So there isn’t really much game here. The general gameplay loop revolves around timers. You want a high power score. In order to get a high power score, you’re going to need soldiers and defences for your fortress. This is accomplished by acquiring resources, constructing buildings, researching new skills, and training soldiers. It sounds pretty typical for a strategy game, but in Warhammer: Chaos and Conquest, as in most other mobile wargames, there is no real strategy involved. Each building linearly increases in value and power as it levels up. Some allow you to gain more resources, some to recruit more troops, some to let you scout farther or faster. None of these things require choice as there is room for it all in your base.

The true enemy is time. Every build requires resources and time. Some of the early timers are easy. 10 minutes here, 30 minutes there. But by the time I finally hit my limit, I was waiting a full week to finish researching tier three units. Of course, you can always pay real money to reduce timers.

Combat is another simple numbers game. There are plenty of AI ‘armies’ dotted around the world map that you can attack, but combat consists of selecting an army, a general to lead it that hopefully makes good use of your troops, and sending them on their way. Units do damage to each other, you earn some items for your trouble, and the army marches back.

PVP is where these games flourish, but the tragic part is that it will always come down to the player with higher power winning. There is no tactical choice to be made. I never lost a fight against a human player, mostly because I never engaged unless I had far superior power, but really, my safety came down to the true meat of these mobile wargames, clans.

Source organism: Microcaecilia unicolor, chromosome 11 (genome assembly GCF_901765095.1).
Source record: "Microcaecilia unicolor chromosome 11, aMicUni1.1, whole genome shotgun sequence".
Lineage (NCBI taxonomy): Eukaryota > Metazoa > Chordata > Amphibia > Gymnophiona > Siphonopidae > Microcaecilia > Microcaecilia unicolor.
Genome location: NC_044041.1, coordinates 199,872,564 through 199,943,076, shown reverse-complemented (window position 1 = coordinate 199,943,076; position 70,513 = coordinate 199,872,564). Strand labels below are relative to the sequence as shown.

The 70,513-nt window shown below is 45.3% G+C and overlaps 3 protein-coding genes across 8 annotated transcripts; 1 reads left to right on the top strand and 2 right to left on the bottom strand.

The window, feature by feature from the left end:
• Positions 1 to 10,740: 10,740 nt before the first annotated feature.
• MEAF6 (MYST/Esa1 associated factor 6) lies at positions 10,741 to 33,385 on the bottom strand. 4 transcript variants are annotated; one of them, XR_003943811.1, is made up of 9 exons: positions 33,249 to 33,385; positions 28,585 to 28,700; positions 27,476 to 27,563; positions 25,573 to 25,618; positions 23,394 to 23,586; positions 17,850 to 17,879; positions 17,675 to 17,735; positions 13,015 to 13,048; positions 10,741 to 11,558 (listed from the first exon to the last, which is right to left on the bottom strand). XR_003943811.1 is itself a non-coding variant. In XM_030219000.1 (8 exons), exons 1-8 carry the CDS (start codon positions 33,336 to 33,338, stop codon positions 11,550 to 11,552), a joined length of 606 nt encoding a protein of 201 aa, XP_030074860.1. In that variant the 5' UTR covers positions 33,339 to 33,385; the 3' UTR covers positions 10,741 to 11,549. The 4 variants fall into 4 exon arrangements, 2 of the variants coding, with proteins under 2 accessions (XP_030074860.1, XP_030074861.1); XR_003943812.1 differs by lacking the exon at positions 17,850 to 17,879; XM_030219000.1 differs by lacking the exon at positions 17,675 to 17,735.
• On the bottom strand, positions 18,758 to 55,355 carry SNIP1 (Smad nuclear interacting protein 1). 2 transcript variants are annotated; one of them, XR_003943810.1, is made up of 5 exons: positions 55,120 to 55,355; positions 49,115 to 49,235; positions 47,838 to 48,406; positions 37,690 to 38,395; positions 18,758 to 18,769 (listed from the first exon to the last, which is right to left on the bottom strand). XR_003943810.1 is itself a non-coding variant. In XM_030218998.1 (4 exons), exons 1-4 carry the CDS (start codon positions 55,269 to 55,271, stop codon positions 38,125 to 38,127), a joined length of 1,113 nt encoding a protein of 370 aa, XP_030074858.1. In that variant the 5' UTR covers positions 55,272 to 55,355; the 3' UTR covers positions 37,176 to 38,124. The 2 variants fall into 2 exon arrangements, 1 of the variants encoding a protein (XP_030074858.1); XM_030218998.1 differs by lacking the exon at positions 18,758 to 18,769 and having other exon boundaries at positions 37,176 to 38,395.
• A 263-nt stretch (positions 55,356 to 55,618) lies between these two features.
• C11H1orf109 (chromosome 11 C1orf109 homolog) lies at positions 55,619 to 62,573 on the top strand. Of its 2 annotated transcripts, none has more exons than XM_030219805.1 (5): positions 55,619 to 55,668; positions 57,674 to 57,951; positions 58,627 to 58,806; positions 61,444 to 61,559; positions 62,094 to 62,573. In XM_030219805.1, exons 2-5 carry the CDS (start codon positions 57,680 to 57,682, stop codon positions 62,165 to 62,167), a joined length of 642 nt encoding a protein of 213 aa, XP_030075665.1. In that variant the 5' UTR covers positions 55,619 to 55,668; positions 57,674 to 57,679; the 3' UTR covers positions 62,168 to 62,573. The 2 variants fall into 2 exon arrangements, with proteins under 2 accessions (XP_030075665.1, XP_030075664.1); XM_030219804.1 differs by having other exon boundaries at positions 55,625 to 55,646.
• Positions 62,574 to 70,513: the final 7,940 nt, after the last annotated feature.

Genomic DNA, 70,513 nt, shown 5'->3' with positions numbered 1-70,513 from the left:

The Social Trap of Mobile Wargames

Warhammer: Chaos and Conquest, like most similar games, heavily encourages players to join a clan. This helps reduce timers, allows players to share some resources, and creates a sense of community. The community aspect is frightening in its ability to quickly ground down players on the fence about spending. Each server wide event shows exactly how much help each member is contributing to a victory, and is quick to show relative power levels. Those who spend some money to help out and top off a win for their clan are greeted with praise by their fellows. Those who do not are, in my experience, just kind of ignored.

PVP being a clan versus clan thing also helps to inflame players and goad them towards spending money. Several times in my month I saw enemies from different clans swear across the open chat to out buy each other in an effort to win personal or clan glory. I also saw players spending in order to act as protectors for their weaker clan mates. It was almost baffling until I realized just how important these games could be to certain people.

The Vicious Necessity of Mobile Games

I tried to chat a lot with my clanmates while I played. Mostly about the limited strategies we could employ to improve our lot, but also about their lives. More of them than I expected were playing this because they couldn’t really do anything else. Several spoke openly about disabilities preventing them from playing other games or engaging in other hobbies. Others spoke of this game as their escape from a difficult world, using the easy mechanics and linear progression for a sense of satisfaction and fun, and even other seemed to have little else besides the game to spend their time and money on.

It made me more than a little sad, but also, I think, helped me understand why these games are they way they are. Yes they exist to bilk money out of their players at an absurd rate, but I also see that this connection of real money to in game prowess helps those who cannot find that power elsewhere to feel good about themselves. Is it an actual solution to real life problems? I don’t really think so. But I understand it now. For some, spending money on these kinds of games and participating in a community is an important part of their lives that fulfills them in a way they can’t or aren’t getting elsewhere. I’m willing to bet that if the real money component wasn’t part of the equation, there wouldn’t be the same sense of real impact.